A state Administrative Law Judge and the acting state Commissioner of Education have ruled that the Ocean Township Board of Education does not have to pay a $1,000 fine over a lawsuit filed against the district for a former student survey policy.
“The district complied with everything once the problem was discovered so why would we be penalized for complying? To spend taxpayer’s dollars on a fine- what is the point of that? And I am very pleased the commissioner saw it that way and I hope this is never an issue again,” Ocean Township Superintendent of Schools James Stefankowicz said last week.
The plaintiffs requested that the fine be increased to more than $1,000 to discourage other school districts from making the same mistake, their attorney James T. Hundley said.
Hundley said last week that acting-state Commissioner of Education Kimberly Harrington may not have the discretion to remove the fine as recommended by the judge.
He said the several plaintiffs in the case would have to appeal that decision to the Superior Appellate Court but that action could be costly.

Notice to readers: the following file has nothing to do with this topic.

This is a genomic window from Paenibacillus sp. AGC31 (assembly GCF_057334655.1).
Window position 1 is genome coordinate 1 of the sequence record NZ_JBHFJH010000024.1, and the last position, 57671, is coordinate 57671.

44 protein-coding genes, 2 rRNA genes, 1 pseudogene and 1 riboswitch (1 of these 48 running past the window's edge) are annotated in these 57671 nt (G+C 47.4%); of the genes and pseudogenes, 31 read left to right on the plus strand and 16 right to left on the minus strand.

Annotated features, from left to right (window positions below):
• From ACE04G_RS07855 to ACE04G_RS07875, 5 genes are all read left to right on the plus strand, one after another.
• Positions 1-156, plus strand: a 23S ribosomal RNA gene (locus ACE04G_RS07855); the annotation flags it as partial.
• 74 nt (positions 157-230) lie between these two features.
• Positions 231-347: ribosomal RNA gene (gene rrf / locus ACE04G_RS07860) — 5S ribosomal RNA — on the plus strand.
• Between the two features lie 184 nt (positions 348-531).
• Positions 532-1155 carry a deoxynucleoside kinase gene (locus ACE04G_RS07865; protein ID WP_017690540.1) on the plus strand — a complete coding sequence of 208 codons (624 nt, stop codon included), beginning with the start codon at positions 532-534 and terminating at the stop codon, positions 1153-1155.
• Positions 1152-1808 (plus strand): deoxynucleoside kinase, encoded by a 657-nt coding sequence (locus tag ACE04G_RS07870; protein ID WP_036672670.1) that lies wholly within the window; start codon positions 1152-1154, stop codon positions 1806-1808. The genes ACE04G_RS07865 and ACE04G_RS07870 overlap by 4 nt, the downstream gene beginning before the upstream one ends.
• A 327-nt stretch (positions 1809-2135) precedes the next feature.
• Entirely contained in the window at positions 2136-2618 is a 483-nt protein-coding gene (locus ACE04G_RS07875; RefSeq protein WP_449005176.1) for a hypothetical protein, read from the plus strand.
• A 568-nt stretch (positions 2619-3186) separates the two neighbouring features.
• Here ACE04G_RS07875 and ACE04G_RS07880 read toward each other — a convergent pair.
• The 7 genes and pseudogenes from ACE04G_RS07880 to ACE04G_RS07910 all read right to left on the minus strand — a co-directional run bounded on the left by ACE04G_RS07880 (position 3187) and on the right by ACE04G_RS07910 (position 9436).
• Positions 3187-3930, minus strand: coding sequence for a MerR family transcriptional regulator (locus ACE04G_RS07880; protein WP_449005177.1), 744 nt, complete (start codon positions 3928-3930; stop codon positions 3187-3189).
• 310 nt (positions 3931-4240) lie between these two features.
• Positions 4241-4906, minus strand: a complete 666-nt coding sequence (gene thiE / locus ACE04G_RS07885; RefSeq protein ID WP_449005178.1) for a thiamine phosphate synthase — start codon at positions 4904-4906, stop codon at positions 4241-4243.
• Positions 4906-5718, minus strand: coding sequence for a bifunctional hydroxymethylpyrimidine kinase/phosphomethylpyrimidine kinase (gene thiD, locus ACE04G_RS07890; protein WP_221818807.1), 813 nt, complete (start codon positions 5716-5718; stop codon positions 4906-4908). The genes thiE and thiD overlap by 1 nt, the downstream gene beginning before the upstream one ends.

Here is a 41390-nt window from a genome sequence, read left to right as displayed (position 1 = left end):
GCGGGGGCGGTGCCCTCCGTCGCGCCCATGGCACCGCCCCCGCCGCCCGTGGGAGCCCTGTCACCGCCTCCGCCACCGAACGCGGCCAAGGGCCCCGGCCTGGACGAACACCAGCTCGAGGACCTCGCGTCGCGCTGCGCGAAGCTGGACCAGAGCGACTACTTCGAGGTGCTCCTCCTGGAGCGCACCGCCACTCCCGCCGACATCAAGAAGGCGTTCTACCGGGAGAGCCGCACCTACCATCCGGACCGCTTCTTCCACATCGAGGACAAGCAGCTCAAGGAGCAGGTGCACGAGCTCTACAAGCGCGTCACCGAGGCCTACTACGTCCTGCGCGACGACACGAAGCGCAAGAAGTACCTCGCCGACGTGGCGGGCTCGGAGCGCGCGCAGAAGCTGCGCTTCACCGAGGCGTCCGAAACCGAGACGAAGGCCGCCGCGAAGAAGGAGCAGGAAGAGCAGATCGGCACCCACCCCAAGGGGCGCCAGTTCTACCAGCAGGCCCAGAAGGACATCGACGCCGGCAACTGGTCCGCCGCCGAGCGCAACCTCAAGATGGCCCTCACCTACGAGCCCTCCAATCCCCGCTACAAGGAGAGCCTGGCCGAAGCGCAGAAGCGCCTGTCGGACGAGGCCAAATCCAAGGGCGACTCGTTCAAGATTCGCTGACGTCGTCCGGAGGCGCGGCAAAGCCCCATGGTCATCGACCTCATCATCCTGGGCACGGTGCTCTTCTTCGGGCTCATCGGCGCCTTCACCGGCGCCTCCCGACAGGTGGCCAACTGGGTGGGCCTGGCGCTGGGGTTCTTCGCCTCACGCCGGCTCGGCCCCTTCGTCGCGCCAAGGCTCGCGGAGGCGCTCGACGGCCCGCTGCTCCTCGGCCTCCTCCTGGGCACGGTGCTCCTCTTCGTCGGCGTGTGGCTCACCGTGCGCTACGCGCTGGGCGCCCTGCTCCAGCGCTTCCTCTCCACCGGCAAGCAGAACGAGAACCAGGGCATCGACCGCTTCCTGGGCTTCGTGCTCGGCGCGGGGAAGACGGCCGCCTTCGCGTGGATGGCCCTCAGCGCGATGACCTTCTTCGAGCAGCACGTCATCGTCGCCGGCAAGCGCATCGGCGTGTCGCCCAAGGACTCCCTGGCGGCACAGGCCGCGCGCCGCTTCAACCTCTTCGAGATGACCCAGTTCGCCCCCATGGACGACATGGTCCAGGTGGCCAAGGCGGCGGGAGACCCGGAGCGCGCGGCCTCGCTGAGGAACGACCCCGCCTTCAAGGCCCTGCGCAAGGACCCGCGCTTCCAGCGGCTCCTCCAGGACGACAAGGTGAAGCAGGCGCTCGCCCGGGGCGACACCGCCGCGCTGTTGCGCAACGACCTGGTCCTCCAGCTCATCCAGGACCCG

“We haven’t made that decision yet,” he said.
On Sept. 8, 2015 Administrative Law Judge Susan M. Scarola ruled that the school board violated the New Jersey written consent requirement on notifying parents that their child could opt-out on a survey.
In this case, an “Attitudes and Behaviors Survey” was planned to be administered to sixth, ninth and twelfth-grade students in 2014, asking them to reveal information on mental or psychological problems; their sexual behavior and attitudes; and on illegal, anti-social, self-incriminating or demeaning behavior. The survey was eventually given only to sixth-grade students but those surveys were subsequently destroyed.
Several Ocean Township parents filed a lawsuit in January, 2015 against the school district for administering the survey without the proper parental consent, or non-consent, for their child to take the survey.
The lawsuit contended the school board acted illegally by not receiving prior written informed consent from a parent or legal guardian at least two weeks in advance of the survey, as required by state law, or by administering the survey to children whose parents did not return the opt-out notice.
Stefankowicz said that he thinks is was the right decision by the judge to remove the $1,000 fine.
“And I applaud Harrington and the judge. Our position was that once the survey became an issue we completely complied with everything that was requested of us. We updated our policy on surveys, destroyed the old ones, and made sure any future surveys will be done right,” he said.